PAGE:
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For Iowa resident Mary Zorn, the Grand Canyon was one of those “bucket list” destinations. But rather than head to the National Park, Zorn came to Grand Canyon West on the Hualapai Reservation to see this natural wonder from the edge of what’s known as the Skywalk.
“I kind of concentrated on looking out first and then down, so it was great,” said Zorn. “It was a fabulous view.”
Skywalk is a totally transparent 70-foot-long glass bridge that juts out above the canyon to give visitors a clear view of the Colorado River 4,000 feet below. Even though a pass for Skywalk costs $80, visitors face a long line for the attraction.
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The tribe opened Skywalk on the southwestern edge of the Grand Canyon 10 years ago as a way to generate tourism revenue. Since then more than 5 million visitors have passed through. But the Hualapai Tribe isn’t alone in investing in tourism.
“There are 567 tribes across the country and 267 of those tribes, nearly half, offer some sort of tourism-based business,” explained James Surveyor, a spokesman with the American Indian Alaska Native Tourism Association (AIANTA).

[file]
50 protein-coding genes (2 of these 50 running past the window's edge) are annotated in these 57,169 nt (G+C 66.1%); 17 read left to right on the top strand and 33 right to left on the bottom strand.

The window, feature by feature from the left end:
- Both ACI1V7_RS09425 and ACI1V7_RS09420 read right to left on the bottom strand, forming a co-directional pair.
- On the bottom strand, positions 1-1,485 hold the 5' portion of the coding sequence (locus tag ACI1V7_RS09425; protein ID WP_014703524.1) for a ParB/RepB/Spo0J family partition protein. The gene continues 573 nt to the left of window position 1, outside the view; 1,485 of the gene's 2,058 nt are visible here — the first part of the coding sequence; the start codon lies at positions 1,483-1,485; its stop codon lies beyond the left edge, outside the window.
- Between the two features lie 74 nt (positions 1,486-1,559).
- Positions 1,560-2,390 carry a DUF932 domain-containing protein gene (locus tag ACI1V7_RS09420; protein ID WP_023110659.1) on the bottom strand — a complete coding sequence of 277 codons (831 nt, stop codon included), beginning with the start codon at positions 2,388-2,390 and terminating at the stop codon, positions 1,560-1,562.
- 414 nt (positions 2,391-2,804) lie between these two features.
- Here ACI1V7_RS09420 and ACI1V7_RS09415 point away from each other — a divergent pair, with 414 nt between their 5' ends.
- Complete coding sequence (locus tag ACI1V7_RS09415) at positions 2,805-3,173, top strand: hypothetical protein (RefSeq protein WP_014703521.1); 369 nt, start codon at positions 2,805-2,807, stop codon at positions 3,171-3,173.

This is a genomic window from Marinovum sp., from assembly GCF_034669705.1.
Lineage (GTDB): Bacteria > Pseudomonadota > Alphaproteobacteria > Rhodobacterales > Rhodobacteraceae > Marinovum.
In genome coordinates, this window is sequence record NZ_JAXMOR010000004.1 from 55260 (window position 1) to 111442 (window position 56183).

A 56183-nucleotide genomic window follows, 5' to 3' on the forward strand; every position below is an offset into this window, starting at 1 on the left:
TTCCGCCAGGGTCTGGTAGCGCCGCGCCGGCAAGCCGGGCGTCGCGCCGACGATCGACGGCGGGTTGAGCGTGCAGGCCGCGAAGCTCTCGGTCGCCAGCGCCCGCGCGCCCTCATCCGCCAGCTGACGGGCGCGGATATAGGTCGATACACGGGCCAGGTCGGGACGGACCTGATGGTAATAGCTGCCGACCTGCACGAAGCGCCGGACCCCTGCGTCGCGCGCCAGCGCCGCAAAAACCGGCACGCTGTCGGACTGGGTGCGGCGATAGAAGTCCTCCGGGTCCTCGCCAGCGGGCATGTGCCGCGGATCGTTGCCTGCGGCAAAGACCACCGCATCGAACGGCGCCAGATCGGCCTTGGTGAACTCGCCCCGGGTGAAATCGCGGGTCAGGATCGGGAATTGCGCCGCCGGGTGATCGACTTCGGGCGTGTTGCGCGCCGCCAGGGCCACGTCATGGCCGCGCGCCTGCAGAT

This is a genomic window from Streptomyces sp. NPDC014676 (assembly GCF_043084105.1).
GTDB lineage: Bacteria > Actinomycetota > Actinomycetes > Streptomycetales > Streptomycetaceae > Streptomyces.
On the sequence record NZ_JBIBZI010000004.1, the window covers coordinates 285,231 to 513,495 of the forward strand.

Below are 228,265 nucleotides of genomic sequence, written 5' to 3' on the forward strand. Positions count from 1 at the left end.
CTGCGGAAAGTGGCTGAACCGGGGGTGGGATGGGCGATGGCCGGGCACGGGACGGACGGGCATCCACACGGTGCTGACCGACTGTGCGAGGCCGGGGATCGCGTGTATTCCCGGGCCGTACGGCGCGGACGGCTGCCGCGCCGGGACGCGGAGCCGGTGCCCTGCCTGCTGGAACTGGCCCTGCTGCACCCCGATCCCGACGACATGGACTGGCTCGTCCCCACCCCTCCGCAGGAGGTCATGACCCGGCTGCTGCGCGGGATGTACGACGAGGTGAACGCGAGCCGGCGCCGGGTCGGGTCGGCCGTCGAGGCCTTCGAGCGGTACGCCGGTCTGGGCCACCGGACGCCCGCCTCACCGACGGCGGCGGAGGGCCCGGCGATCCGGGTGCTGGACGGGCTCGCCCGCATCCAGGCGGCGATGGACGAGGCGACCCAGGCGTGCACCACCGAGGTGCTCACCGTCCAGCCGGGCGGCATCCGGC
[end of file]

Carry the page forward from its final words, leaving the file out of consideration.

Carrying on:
He said tourism on tribal land is seeing a major growth spurt right now, especially in international markets like Europe and Asia. According to AIANTA estimates, visitors spent more than $8.6 billion on tribal land in 2015, an amount they expect will grow about 15 percent by 2020.
But tourism is more than just an economic opportunity. “It’s really an educational platform,” added Ilona Spruce, the tourism director at Taos Pueblo in northern New Mexico. Taos Pueblo specializes in cultural tours, letting visitors explore the village and watch traditional dances.
“We still get people who come here who expect to see teepees and war bonnets and whatnot,” said Spruce. “But this isn’t like a spaghetti western. This is our home.”
Spruce said while tourism is a sustainable revenue source, she and other tribal officials also hope that opening their community to the public can break some of the most pervasive stereotypes about Indian Country.
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